The love of violence

U.S. Vice President Mike Pence addresses the final year at West Point on May 25, 2019. He told the graduates that they would certainly “land on a battlefield for the United States” and “move to the sound of guns.”

He did not say whose goals they would fight for, whether for oil companies, or banks, perhaps for the ideology of Us world domination, or for the CIA’s drug dealings. In fact, West Point graduates will die without knowing whose interests they were fighting for.

Pence’s speech perfectly illustrates how the matrix works. Innocent and ignorant, as the graduates are, it is child’s play to recruit them as what Smedley Butler, general of the US Navy, has called “a contract killer for US corporate interests”.

Since the Clinton, the US has excelled primarily through war and preparations for war. In U.S. history, wars have always been waged for the Empire, as well as for the economic and financial interests of those who benefit from the Empire. There were only a few years in U.S. history when the government was not at war with anyone. So far, Trump has nailed the many criticisms.

Fifty-six years ago, on June 10, 1963, a much larger man than Pence, President John F. Kennedy, delivered the closing address at American University in Washington. The speech shocked the military and security complex. It revealed to a president committed to establishing peaceful relations with the Soviet Union that peace would jeopardize the budget, power and importance of this complex.

Kennedy’s speech was arguably another trigger for a murder that ended the man’s life five months later. Who is behind the murder we will probably never know, the “perpetrator” was also shot.

The Venture of Peace

President Eisenhower had already angered the military and security complex when he called it a threat to US democracy in his last public address in 1961. But President Kennedy went further when he expressed his intention at American University to create peace and end the threat of war:

I have, therefore, chosen this time and this place to discuss a topic on which ignorance too often abounds and the truth is too rarely perceived–yet it is the most important topic on earth: world peace.

What kind of peace do I mean? What kind of peace do we seek? Not a Pax Americana enforced on the world by American weapons of war. Not the peace of the grave or the security of the slave. I am talking about genuine peace, the kind of peace that makes life on earth worth living, the kind that enables men and nations to grow and to hope and to build a better life for their children–not merely peace for Americans but peace for all men and women–not merely peace in our time but peace for all time.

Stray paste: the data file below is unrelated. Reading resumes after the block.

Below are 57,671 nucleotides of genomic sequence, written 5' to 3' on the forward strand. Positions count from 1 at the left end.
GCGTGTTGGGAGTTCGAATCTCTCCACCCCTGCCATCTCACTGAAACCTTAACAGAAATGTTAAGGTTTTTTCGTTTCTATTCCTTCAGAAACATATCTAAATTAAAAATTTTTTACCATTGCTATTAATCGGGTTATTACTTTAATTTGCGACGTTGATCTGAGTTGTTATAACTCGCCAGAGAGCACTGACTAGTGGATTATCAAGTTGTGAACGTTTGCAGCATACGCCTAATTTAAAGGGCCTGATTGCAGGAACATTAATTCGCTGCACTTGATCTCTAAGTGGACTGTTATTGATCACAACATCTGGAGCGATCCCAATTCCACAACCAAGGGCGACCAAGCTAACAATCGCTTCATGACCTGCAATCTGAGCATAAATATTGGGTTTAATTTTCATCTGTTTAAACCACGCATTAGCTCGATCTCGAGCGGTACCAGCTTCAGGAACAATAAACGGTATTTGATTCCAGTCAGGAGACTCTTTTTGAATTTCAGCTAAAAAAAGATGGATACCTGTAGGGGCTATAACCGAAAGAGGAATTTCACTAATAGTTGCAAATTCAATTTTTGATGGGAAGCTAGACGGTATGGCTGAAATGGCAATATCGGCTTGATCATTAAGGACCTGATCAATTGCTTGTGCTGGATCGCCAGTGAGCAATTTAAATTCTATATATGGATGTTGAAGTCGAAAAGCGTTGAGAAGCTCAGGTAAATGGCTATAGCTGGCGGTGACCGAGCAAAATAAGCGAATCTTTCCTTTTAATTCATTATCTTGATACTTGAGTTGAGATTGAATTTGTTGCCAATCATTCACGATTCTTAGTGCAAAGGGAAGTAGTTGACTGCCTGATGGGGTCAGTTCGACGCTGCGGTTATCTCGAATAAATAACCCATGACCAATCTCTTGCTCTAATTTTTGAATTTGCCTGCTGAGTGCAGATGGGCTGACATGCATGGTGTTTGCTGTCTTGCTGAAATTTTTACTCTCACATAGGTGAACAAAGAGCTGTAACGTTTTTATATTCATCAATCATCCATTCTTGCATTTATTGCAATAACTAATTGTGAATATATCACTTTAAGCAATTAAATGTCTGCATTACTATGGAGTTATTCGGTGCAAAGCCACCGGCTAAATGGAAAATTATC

I speak of peace because of the new face of war. Total war makes no sense in an age when great powers can maintain large and relatively invulnerable nuclear forces and refuse to surrender without resort to those forces. It makes no sense in an age when a single nuclear weapon contains almost ten times the explosive force delivered by all the allied air forces in the Second World War. It makes no sense in an age when the deadly poisons produced by a nuclear exchange would be carried by wind and water and soil and seed to the far corners of the globe and to generations yet unborn.

I speak of peace, therefore, as the necessary rational end of rational men. I realize that the pursuit of peace is not as dramatic as the pursuit of war–and frequently the words of the pursuer fall on deaf ears. But we have no more urgent task.

Kennedy placed a trust in the United States, which after him had no president except Ronald Reagan:

We can strive for relaxation and at the same time be vigilant. Nor do we need to make threats to prove that we are determined. We do not need to block foreign broadcasters because we fear that our faith could be compromised. We do not want to impose our system on anyone who does not want it – but we can and we want to compete peacefully with every country in the world.

Compare today’s Washington to President Kennedy, and you see the total collapse of the United States. Today, we are trying to suppress all the news that does not come from the beaning press that repeats the official statements. We block foreign channels by forcing Russian news outlets to register as “foreign agents.” We delete websites and prohibit freedom of expression on Facebook and Twitter. We know no diplomacy, only threats.

In fact, threats are the hallmark of the US, threats of war, threats of sanctions. The President of the United States distributes the territory of other countries and appoints the President of Venezuela. Today’s US has a fear of peaceful competition and imposes punitive tariffs on everyone from Mexico to China.

When John F. Kennedy was president, the United States was a proud country. Today, they are a disgraceful state in free fall and a great danger to both their own citizens and the world.